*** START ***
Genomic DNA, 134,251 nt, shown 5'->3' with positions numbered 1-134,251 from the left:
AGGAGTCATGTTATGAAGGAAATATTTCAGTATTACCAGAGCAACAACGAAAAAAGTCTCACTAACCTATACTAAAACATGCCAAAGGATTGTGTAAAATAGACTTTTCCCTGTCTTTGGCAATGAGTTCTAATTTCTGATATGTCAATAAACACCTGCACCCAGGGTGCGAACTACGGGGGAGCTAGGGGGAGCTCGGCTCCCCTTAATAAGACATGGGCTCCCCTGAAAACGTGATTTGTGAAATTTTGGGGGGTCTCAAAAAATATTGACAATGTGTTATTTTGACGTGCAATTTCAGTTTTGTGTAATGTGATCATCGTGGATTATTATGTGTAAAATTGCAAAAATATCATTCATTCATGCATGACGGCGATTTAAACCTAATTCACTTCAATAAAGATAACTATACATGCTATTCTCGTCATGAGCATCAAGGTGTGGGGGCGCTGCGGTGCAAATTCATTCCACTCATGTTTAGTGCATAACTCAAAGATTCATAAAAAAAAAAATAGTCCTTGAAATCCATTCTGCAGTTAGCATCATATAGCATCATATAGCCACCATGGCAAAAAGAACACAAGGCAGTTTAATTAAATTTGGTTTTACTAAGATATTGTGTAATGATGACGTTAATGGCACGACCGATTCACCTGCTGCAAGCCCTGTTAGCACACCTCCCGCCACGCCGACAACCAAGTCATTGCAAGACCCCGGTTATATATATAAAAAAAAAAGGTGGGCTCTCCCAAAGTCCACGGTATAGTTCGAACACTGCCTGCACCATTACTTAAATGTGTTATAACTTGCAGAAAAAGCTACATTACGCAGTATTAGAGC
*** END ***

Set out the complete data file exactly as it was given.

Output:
Genomic DNA, 134,251 nt, shown 5'->3' with positions numbered 1-134,251 from the left:
AGGAGTCATGTTATGAAGGAAATATTTCAGTATTACCAGAGCAACAACGAAAAAAGTCTCACTAACCTATACTAAAACATGCCAAAGGATTGTGTAAAATAGACTTTTCCCTGTCTTTGGCAATGAGTTCTAATTTCTGATATGTCAATAAACACCTGCACCCAGGGTGCGAACTACGGGGGAGCTAGGGGGAGCTCGGCTCCCCTTAATAAGACATGGGCTCCCCTGAAAACGTGATTTGTGAAATTTTGGGGGGTCTCAAAAAATATTGACAATGTGTTATTTTGACGTGCAATTTCAGTTTTGTGTAATGTGATCATCGTGGATTATTATGTGTAAAATTGCAAAAATATCATTCATTCATGCATGACGGCGATTTAAACCTAATTCACTTCAATAAAGATAACTATACATGCTATTCTCGTCATGAGCATCAAGGTGTGGGGGCGCTGCGGTGCAAATTCATTCCACTCATGTTTAGTGCATAACTCAAAGATTCATAAAAAAAAAAATAGTCCTTGAAATCCATTCTGCAGTTAGCATCATATAGCATCATATAGCCACCATGGCAAAAAGAACACAAGGCAGTTTAATTAAATTTGGTTTTACTAAGATATTGTGTAATGATGACGTTAATGGCACGACCGATTCACCTGCTGCAAGCCCTGTTAGCACACCTCCCGCCACGCCGACAACCAAGTCATTGCAAGACCCCGGTTATATATATAAAAAAAAAAGGTGGGCTCTCCCAAAGTCCACGGTATAGTTCGAACACTGCCTGCACCATTACTTAAATGTGTTATAACTTGCAGAAAAAGCTACATTACGCAGTATTAGAGC